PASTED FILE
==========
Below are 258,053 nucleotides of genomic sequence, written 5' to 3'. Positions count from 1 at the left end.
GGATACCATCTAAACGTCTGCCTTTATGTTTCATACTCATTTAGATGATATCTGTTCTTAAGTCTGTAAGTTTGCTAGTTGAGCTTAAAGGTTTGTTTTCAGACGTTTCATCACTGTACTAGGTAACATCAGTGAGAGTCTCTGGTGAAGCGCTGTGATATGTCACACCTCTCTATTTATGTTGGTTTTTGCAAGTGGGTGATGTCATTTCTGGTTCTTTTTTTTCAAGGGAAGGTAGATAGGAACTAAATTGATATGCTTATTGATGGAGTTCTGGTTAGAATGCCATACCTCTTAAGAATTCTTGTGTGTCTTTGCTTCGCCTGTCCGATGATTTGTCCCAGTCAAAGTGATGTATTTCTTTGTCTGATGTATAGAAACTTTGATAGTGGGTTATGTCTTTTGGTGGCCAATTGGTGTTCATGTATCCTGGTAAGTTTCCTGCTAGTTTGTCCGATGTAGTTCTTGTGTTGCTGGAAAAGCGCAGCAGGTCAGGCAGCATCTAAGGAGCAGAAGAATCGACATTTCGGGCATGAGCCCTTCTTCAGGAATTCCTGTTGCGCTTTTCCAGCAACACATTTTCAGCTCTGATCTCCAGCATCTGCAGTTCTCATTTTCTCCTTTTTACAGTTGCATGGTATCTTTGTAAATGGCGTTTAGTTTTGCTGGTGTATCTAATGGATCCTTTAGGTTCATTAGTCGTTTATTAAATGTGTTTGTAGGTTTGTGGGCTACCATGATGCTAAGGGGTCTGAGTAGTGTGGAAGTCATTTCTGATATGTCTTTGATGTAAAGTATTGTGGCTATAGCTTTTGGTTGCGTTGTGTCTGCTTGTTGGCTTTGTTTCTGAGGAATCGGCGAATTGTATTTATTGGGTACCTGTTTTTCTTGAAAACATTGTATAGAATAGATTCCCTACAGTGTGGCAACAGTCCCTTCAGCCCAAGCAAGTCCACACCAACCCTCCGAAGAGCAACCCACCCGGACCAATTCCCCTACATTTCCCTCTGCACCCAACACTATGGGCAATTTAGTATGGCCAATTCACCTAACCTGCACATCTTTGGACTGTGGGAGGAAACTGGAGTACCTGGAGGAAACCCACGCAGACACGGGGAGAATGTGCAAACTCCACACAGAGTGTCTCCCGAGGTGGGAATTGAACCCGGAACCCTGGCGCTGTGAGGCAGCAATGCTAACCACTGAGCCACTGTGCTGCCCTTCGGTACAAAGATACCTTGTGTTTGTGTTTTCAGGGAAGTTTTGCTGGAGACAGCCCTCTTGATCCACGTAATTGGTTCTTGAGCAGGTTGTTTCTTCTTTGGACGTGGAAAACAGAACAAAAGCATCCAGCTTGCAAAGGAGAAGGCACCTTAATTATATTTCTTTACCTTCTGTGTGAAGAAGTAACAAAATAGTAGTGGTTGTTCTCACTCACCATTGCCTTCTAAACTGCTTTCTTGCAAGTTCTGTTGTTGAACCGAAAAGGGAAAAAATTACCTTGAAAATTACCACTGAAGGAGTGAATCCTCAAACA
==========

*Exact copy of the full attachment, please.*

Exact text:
Below are 258,053 nucleotides of genomic sequence, written 5' to 3'. Positions count from 1 at the left end.
GGATACCATCTAAACGTCTGCCTTTATGTTTCATACTCATTTAGATGATATCTGTTCTTAAGTCTGTAAGTTTGCTAGTTGAGCTTAAAGGTTTGTTTTCAGACGTTTCATCACTGTACTAGGTAACATCAGTGAGAGTCTCTGGTGAAGCGCTGTGATATGTCACACCTCTCTATTTATGTTGGTTTTTGCAAGTGGGTGATGTCATTTCTGGTTCTTTTTTTTCAAGGGAAGGTAGATAGGAACTAAATTGATATGCTTATTGATGGAGTTCTGGTTAGAATGCCATACCTCTTAAGAATTCTTGTGTGTCTTTGCTTCGCCTGTCCGATGATTTGTCCCAGTCAAAGTGATGTATTTCTTTGTCTGATGTATAGAAACTTTGATAGTGGGTTATGTCTTTTGGTGGCCAATTGGTGTTCATGTATCCTGGTAAGTTTCCTGCTAGTTTGTCCGATGTAGTTCTTGTGTTGCTGGAAAAGCGCAGCAGGTCAGGCAGCATCTAAGGAGCAGAAGAATCGACATTTCGGGCATGAGCCCTTCTTCAGGAATTCCTGTTGCGCTTTTCCAGCAACACATTTTCAGCTCTGATCTCCAGCATCTGCAGTTCTCATTTTCTCCTTTTTACAGTTGCATGGTATCTTTGTAAATGGCGTTTAGTTTTGCTGGTGTATCTAATGGATCCTTTAGGTTCATTAGTCGTTTATTAAATGTGTTTGTAGGTTTGTGGGCTACCATGATGCTAAGGGGTCTGAGTAGTGTGGAAGTCATTTCTGATATGTCTTTGATGTAAAGTATTGTGGCTATAGCTTTTGGTTGCGTTGTGTCTGCTTGTTGGCTTTGTTTCTGAGGAATCGGCGAATTGTATTTATTGGGTACCTGTTTTTCTTGAAAACATTGTATAGAATAGATTCCCTACAGTGTGGCAACAGTCCCTTCAGCCCAAGCAAGTCCACACCAACCCTCCGAAGAGCAACCCACCCGGACCAATTCCCCTACATTTCCCTCTGCACCCAACACTATGGGCAATTTAGTATGGCCAATTCACCTAACCTGCACATCTTTGGACTGTGGGAGGAAACTGGAGTACCTGGAGGAAACCCACGCAGACACGGGGAGAATGTGCAAACTCCACACAGAGTGTCTCCCGAGGTGGGAATTGAACCCGGAACCCTGGCGCTGTGAGGCAGCAATGCTAACCACTGAGCCACTGTGCTGCCCTTCGGTACAAAGATACCTTGTGTTTGTGTTTTCAGGGAAGTTTTGCTGGAGACAGCCCTCTTGATCCACGTAATTGGTTCTTGAGCAGGTTGTTTCTTCTTTGGACGTGGAAAACAGAACAAAAGCATCCAGCTTGCAAAGGAGAAGGCACCTTAATTATATTTCTTTACCTTCTGTGTGAAGAAGTAACAAAATAGTAGTGGTTGTTCTCACTCACCATTGCCTTCTAAACTGCTTTCTTGCAAGTTCTGTTGTTGAACCGAAAAGGGAAAAAATTACCTTGAAAATTACCACTGAAGGAGTGAATCCTCAAACA